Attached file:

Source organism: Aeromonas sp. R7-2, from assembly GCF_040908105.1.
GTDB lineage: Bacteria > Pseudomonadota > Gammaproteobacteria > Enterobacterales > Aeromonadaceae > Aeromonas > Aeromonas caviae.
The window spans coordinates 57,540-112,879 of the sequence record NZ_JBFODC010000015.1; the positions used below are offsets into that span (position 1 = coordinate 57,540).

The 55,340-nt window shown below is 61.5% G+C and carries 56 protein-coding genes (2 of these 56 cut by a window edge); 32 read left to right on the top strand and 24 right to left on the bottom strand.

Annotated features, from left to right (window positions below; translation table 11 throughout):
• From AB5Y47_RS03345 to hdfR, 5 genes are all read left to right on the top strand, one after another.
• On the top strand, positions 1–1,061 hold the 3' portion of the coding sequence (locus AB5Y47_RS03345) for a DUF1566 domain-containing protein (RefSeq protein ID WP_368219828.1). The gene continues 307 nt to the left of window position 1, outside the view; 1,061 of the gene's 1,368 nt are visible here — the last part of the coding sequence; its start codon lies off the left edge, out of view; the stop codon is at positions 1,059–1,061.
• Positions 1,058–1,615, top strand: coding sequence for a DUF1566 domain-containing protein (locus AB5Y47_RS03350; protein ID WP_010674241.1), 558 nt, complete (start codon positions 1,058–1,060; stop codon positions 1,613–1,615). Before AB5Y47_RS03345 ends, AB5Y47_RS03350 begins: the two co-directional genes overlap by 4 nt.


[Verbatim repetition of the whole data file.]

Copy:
Source organism: Aeromonas sp. R7-2, from assembly GCF_040908105.1.
GTDB lineage: Bacteria > Pseudomonadota > Gammaproteobacteria > Enterobacterales > Aeromonadaceae > Aeromonas > Aeromonas caviae.
The window spans coordinates 57,540-112,879 of the sequence record NZ_JBFODC010000015.1; the positions used below are offsets into that span (position 1 = coordinate 57,540).

The 55,340-nt window shown below is 61.5% G+C and carries 56 protein-coding genes (2 of these 56 cut by a window edge); 32 read left to right on the top strand and 24 right to left on the bottom strand.

Annotated features, from left to right (window positions below; translation table 11 throughout):
• From AB5Y47_RS03345 to hdfR, 5 genes are all read left to right on the top strand, one after another.
• On the top strand, positions 1–1,061 hold the 3' portion of the coding sequence (locus AB5Y47_RS03345) for a DUF1566 domain-containing protein (RefSeq protein ID WP_368219828.1). The gene continues 307 nt to the left of window position 1, outside the view; 1,061 of the gene's 1,368 nt are visible here — the last part of the coding sequence; its start codon lies off the left edge, out of view; the stop codon is at positions 1,059–1,061.
• Positions 1,058–1,615, top strand: coding sequence for a DUF1566 domain-containing protein (locus AB5Y47_RS03350; protein ID WP_010674241.1), 558 nt, complete (start codon positions 1,058–1,060; stop codon positions 1,613–1,615). Before AB5Y47_RS03345 ends, AB5Y47_RS03350 begins: the two co-directional genes overlap by 4 nt.